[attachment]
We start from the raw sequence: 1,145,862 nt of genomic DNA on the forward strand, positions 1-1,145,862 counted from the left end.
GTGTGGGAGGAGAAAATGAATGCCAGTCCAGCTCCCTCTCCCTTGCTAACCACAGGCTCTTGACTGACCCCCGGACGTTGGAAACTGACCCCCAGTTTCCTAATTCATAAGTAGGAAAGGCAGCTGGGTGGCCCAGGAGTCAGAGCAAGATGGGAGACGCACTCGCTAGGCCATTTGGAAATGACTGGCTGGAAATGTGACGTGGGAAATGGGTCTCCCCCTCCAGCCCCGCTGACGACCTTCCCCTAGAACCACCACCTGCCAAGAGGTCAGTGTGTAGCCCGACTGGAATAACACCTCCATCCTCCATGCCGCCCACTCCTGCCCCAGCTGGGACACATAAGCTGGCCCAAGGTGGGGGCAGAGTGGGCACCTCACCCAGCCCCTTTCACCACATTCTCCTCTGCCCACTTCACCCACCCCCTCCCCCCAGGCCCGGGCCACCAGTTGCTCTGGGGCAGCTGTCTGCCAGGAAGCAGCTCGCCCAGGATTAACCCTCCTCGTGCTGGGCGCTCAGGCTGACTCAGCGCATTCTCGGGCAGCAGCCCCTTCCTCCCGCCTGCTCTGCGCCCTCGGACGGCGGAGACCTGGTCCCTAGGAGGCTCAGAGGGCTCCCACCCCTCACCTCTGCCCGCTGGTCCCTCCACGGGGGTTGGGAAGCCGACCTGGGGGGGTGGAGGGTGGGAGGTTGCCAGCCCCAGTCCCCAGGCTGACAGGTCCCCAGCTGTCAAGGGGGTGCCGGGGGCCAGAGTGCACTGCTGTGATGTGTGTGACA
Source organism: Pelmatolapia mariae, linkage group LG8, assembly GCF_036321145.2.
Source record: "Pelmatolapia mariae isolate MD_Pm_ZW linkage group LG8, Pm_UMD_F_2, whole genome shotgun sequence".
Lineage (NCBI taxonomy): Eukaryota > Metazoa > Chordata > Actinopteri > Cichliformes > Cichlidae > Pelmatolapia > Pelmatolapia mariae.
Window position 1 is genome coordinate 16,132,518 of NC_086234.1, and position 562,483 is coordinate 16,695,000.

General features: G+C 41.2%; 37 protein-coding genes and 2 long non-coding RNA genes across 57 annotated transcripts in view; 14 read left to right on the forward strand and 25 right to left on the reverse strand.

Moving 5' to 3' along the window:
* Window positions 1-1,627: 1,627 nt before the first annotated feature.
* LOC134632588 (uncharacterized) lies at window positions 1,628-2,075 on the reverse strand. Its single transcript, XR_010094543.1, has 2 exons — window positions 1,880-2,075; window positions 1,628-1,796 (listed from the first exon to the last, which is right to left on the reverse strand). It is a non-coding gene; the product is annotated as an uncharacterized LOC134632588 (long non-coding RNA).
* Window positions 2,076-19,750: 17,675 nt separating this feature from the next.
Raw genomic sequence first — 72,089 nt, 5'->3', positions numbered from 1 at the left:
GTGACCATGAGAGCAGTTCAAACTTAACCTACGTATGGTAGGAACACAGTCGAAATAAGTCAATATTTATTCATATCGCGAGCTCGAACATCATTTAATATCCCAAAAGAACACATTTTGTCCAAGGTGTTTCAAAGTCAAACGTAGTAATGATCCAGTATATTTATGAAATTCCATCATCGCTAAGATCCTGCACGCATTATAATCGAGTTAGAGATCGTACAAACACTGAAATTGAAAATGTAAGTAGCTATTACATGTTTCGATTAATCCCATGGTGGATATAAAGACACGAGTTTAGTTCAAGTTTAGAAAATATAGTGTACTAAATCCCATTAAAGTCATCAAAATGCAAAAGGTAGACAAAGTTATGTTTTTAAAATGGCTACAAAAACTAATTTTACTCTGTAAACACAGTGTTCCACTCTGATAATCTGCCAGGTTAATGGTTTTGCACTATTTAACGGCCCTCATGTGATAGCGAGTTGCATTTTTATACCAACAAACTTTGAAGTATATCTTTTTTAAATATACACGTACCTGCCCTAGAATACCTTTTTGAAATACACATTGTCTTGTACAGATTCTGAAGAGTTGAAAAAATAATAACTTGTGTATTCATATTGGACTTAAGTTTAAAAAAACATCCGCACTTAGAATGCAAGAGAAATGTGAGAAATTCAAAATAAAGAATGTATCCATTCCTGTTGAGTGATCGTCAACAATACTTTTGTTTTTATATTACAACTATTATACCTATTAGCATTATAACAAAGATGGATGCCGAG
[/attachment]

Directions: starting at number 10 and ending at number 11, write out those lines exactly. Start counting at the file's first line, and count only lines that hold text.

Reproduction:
* LOC134632588 (uncharacterized) lies at window positions 1,628-2,075 on the reverse strand. Its single transcript, XR_010094543.1, has 2 exons — window positions 1,880-2,075; window positions 1,628-1,796 (listed from the first exon to the last, which is right to left on the reverse strand). It is a non-coding gene; the product is annotated as an uncharacterized LOC134632588 (long non-coding RNA).
* Window positions 2,076-19,750: 17,675 nt separating this feature from the next.